Boston Common: Dean Bragonier Swims Around Martha's Vineyard to Help Kids With Dyslexia

Growing up with dyslexia, Dean Bragonier—seen here at his home in Cambridge—learned how to keep his head well above water, and now he’s teaching his strategies to others. Photo by Ken Richards

Growing up with dyslexia, Dean Bragonier—seen here at his home in Cambridge—learned how to keep his head well above water, and now he’s teaching his strategies to others. Photo by Ken Richards

Dean Bragonier Swims Around Martha's Vineyard to Help Kids With Dyslexia

Martha’s Vineyard’s Dean Bragonier takes on sharks and rough seas in his quest to swim around the island to raise money for students with dyslexia.

When asked why he wanted to climb Mount Everest, British mountaineer George Mallory famously replied, “Because it’s there.” Dean Bragonier is just as straightforward. On July 11, he’ll suit up in his Speedo, dive into the chilly waters off Martha’s Vineyard, and start to swim. And swim and swim and swim. In an effort to raise money for NoticeAbility, the nonprofit organization he founded to serve children with dyslexia, Bragonier plans to become the first person to swim around the island. It’s a 50-mile route through shark-inhabited waters that should take the 42-year-old just over a month.

The idea occurred to him last summer when a friend who relishes extreme sports invited him on a two-mile swim between the island’s East and West Chops. “That one [stretch] is not Herculean, so I thought, Let’s push the envelope,” Bragonier says. “You have to do the whole thing if you’re going to do it.” Mallory would be proud.

Tall and lean with leading-man looks, Bragonier was to the water born. Raised in Manhattan by a journalist father and a child psychologist mother, he spent his first three years on a houseboat docked at the 79th Street Boat Basin. “They put me in a harness with a dog leash attached to the mast so I wouldn’t go overboard,” he says. Weekends were spent sailing off to islands all along the Northeast coast. “I feel more at ease, calm, and grounded when I’m in proximity to water,” says Bragonier, who today splits his time between Cambridge and a family retreat on Martha’s Vineyard.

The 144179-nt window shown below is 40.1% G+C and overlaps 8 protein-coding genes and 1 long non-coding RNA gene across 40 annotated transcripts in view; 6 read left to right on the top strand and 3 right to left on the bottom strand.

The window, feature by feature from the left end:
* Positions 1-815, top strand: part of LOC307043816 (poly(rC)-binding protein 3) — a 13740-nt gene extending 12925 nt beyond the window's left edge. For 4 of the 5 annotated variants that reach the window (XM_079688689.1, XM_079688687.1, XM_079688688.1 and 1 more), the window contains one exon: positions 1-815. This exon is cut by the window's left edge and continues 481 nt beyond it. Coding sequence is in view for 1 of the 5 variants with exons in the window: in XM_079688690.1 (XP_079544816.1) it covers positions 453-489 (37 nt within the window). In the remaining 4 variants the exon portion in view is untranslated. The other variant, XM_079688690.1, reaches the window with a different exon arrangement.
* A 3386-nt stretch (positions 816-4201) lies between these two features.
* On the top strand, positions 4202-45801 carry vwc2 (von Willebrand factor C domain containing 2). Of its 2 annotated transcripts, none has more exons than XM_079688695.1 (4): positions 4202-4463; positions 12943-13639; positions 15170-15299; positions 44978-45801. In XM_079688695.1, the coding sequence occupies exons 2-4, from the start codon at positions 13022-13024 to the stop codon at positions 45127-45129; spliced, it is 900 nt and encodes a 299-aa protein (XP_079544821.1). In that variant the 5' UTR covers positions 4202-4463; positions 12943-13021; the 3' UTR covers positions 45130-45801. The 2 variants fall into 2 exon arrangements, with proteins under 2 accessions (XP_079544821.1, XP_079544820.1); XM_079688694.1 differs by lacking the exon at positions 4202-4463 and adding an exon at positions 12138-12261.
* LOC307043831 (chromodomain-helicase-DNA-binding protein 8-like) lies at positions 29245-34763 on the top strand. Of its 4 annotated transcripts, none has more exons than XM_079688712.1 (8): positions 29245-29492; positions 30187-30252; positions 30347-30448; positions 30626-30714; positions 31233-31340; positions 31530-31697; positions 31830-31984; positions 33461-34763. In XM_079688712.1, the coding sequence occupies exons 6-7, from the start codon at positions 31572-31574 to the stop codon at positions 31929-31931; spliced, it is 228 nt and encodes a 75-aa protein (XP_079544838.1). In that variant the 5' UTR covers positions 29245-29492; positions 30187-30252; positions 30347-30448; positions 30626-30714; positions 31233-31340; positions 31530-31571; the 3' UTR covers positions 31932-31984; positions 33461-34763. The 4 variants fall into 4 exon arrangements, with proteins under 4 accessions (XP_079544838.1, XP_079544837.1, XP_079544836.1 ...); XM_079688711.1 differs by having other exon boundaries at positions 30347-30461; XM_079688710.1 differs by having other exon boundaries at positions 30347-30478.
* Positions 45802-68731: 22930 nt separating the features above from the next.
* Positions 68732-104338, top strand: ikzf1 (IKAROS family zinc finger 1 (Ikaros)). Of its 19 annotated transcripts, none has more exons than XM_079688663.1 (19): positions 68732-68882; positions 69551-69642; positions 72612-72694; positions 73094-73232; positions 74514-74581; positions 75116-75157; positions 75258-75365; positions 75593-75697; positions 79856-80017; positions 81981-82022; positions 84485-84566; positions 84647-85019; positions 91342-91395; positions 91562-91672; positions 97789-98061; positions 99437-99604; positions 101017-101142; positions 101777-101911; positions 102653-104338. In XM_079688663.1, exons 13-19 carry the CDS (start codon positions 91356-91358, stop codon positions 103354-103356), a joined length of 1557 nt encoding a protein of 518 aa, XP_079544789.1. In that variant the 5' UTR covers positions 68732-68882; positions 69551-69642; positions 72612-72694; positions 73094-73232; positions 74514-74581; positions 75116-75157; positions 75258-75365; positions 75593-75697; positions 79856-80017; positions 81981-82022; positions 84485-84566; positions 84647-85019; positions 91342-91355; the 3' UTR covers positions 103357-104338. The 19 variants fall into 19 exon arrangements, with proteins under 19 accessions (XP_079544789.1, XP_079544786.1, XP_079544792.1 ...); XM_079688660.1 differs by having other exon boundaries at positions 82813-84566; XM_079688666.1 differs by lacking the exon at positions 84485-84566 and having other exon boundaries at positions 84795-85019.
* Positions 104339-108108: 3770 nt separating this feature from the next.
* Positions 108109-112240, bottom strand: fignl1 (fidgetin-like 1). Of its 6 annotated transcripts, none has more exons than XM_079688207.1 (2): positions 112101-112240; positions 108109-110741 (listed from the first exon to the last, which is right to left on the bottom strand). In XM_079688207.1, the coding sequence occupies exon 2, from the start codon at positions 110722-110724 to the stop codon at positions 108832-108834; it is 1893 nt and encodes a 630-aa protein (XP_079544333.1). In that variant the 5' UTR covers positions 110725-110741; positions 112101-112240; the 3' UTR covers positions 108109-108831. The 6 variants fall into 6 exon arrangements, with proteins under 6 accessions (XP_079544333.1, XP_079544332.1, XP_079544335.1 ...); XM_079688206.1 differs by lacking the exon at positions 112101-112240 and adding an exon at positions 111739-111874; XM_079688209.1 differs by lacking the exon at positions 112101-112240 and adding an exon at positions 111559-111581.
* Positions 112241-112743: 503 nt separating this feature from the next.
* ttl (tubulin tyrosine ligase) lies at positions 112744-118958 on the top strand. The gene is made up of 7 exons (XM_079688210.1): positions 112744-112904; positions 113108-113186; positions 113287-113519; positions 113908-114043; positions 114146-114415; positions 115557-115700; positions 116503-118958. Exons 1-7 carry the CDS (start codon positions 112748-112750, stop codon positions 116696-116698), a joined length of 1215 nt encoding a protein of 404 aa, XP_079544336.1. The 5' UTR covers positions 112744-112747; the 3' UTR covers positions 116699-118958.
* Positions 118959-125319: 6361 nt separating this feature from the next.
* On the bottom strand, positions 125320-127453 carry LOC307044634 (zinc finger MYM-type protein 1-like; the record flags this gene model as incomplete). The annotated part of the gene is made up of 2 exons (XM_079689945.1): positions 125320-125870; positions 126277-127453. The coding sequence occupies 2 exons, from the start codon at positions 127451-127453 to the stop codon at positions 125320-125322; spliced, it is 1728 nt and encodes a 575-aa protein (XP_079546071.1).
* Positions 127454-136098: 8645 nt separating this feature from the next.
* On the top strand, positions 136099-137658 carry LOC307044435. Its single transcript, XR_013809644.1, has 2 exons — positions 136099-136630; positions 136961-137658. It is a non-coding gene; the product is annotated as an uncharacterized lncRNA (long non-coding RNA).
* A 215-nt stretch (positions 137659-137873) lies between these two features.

“To realize that you don’t fit in is a very disturbing emotion.” —Dean Bragonier

His memories of the island are especially fond given that much of his childhood was clouded by the humiliation he felt from an early diagnosis of dyslexia. “That is a very disturbing emotion, to realize that you don’t fit in,” he says. “There is a shame hierarchy where people who are illiterate or have difficulty reading are on the same plateau as people who’ve survived incest.”

Bragonier found ways to keep up with his high school peers, like studying through the night, and was accepted into Bates College, which did not require SAT scores—“my Achilles’ heel,” he says. At age 23, after experiencing the high of graduating from college and the low of watching his father die of cancer, Bragonier moved to Martha’s Vineyard. He studied Buddhism to cope with his grief and bought the Cottage City Bakeshop and Café, which he renamed The Amity in a nod to family friend and Jaws author Peter Benchley. “The inherent limitations that my dyslexia afforded me applied directly to the entrepreneur sphere,” he says. Bragonier’s disability forced him to learn the business and his clientele in ways that others don’t. “When you can’t accumulate knowledge quickly by reading,” he explains, “you begin to rely heavily on observation,” allowing him to anticipate the needs of patrons and staff.

Dean Bragonier working with kids with dyslexia through his nonprofit organization, NoticeAbility.

Dean Bragonier working with kids with dyslexia through his nonprofit organization, NoticeAbility.

It’s a skill set he wants to share with young dyslexics through NoticeAbility, which is developing experiential learning curricula for middle-school students with dyslexia. Rather than traditional classroom lectures, students learn via hands-on practice in disciplines including entrepreneurship, architecture, engineering, and the narrative arts. The lessons are augmented with team-building exercises that increase much-needed self-esteem. Bragonier aims to raise $100,000 to design the first curriculum—by swimming with sharks.

To get in wave-crushing shape, he connected with swim coaches at Bates, who drafted a training routine. And he joined the formidable Cambridge Masters Swim Club. “They kill it in the water,” Bragonier says. “They have speeds I can only dream of, and they’re older than me.” He plans to swim two miles a day and will consult tide charts and “all the saltiest dogs” he knows for advice. That includes Dr. Gregory Skomal, the state’s senior marine fisheries biologist and a noted shark expert. “I asked, ‘Greg, how do I not get eaten?’” Bragonier recalls with a laugh. He was told to avoid dawn, dusk, and seal populations. Skomal also advised him that great white sharks have an aversion to water depths of six feet or less.

Shrugging off the potential danger, Bragonier says, “A dyslexic who goes to school every day has far more courage than someone who gets in the water with sharks.”

-Jared Bowen (22.6.2015) See more at: http://bostoncommon-magazine.com/how-does-dean-bragonier-help-kids-with-dyslexia